LeBron James becomes first player with 27,000 points, 7,000 rebounds, and 7,000 assists

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Cleveland Cavaliers superstar LeBron James is one of the best basketball players ever, and on Friday night he passed Elvin Hayes for 9th on the NBA’s all-time scoring list.

Now, LeBron has accomplished a feat that is all his own.

During a game against the Charlotte Hornets on Saturday, James became the first player to log 27,000 points, 7,000 rebounds, and 7,000 assists.

Being alone in those categories is incredibly special, and is a marker to how James has played his entire career as a revolutionary point forward.

James is not only 9th in scoring, but 16th in assists. Statistical averages suggest he will end the season somewhere around 12th all-time in passing.

Timofey Mozgov gets MVP chants at free-throw line during Lakers-Suns (VIDEO)

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Timofey Mozgov is not an MVP candidate, but that didn’t stop one fan from starting a chant while the Los Angeles Lakers C was at the free-throw line on Friday night against the Phoenix Suns.

May I just say this: Bless this fan.

As Mozgov went to the line midway through the first quarter, someone within earshot of ESPN’s parabolic microphones started a chant for the Russian big man.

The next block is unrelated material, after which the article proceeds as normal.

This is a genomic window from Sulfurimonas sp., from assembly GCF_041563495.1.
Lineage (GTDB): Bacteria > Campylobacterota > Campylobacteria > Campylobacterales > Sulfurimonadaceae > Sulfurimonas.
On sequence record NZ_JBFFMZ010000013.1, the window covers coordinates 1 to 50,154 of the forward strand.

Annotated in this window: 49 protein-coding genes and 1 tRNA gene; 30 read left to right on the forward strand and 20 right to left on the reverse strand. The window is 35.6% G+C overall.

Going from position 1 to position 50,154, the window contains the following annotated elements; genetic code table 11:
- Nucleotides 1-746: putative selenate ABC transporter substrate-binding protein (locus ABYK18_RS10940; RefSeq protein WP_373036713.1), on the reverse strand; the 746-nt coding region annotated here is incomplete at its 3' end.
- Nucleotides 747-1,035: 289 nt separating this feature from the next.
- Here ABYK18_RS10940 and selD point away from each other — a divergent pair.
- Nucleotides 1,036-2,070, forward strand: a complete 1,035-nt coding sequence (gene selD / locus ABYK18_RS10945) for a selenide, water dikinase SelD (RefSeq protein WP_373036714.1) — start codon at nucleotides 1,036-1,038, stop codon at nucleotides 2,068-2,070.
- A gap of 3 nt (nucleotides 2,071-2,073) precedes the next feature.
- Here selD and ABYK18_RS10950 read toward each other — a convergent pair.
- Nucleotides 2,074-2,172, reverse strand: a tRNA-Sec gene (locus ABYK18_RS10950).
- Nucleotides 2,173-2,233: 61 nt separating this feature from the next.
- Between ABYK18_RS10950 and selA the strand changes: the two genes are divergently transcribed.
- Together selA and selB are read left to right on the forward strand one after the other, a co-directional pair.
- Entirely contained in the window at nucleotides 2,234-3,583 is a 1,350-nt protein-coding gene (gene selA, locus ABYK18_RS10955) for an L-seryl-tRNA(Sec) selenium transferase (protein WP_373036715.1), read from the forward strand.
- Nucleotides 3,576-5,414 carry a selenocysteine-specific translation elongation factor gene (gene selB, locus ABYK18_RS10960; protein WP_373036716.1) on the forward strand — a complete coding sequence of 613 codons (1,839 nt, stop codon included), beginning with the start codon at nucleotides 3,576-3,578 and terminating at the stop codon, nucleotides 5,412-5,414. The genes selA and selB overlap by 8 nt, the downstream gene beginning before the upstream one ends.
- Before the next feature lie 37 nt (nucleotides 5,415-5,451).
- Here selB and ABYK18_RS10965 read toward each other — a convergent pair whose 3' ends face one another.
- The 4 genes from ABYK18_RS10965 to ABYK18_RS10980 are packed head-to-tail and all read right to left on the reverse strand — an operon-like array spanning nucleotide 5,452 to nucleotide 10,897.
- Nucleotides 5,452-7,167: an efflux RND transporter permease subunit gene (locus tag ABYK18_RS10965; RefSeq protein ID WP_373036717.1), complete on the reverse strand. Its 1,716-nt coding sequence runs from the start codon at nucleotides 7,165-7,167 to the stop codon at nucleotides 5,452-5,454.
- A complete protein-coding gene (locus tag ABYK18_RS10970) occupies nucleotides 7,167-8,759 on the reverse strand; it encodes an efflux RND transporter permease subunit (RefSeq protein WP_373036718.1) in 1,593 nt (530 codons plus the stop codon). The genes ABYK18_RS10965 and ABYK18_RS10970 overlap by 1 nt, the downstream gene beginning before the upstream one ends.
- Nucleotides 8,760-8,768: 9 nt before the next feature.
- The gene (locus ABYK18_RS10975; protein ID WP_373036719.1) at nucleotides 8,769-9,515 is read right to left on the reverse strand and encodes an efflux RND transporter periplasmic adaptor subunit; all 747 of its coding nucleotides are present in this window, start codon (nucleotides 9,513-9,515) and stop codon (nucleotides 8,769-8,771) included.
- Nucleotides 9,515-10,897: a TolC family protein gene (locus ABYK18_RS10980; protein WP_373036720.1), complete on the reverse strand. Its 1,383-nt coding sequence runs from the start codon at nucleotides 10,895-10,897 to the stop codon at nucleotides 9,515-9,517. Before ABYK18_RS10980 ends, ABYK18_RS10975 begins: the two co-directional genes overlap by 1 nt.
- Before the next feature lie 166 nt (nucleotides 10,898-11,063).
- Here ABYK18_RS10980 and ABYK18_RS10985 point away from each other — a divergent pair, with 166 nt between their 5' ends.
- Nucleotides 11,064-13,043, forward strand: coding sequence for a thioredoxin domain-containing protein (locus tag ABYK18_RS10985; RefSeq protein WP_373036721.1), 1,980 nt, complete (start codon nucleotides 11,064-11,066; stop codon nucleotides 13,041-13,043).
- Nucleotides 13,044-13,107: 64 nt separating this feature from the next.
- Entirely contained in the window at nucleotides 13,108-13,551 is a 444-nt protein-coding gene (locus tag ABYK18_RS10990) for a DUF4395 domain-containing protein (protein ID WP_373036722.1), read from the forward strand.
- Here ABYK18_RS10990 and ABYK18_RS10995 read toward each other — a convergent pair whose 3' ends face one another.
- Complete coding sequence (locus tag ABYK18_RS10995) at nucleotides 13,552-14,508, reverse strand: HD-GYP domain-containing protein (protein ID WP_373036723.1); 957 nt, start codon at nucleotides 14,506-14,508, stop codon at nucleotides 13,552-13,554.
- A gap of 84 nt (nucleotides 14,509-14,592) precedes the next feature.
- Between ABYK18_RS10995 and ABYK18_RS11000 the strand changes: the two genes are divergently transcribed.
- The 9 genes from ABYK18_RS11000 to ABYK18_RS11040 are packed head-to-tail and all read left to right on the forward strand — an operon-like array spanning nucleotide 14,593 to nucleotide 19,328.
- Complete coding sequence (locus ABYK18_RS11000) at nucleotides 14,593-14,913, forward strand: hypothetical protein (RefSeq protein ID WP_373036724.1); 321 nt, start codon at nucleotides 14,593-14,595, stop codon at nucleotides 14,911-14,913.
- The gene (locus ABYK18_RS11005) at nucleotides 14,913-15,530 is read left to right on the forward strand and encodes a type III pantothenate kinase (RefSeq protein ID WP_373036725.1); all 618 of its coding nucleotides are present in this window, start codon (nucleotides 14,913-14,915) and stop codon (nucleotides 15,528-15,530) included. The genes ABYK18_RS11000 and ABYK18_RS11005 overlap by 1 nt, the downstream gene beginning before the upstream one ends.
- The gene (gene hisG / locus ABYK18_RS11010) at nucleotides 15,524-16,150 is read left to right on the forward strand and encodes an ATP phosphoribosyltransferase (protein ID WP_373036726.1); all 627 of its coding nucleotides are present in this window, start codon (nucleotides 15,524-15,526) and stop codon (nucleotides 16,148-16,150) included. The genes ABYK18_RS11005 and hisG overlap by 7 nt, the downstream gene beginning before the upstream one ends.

It was quiet during Mozgov’s first free throw, but during the second more fans at Staples joined in to the point where it was impossible to ignore it.

This is what having a fun at a basketball game looks like. Too good.

Richard Jefferson wears crazy Snapchat glasses for POV look at dunking (VIDEO)

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Cleveland Cavaliers veteran Richard Jefferson has a legendary Snapchat account, and I think it just got even better.

During a video posted to Jefferson’s account on Saturday, viewers were able to see a point-of-view account of what it’s like to be an NBA player practicing 3-pointers and dunking down lob passes.

Thanks to a pair of Snapchat Spectacles — a video camera in a set of glasses and paired with the social application — Jefferson gave us a taste of what it’s like to be an NBA player, if only for a moment.

I think it’s pretty cool to see from his perspective. Thanks to the evolution of wearable technology and 3D viewing equipment this is probably just a very small preview of what our viewing experience for the NBA is going to be like in 10-15 years.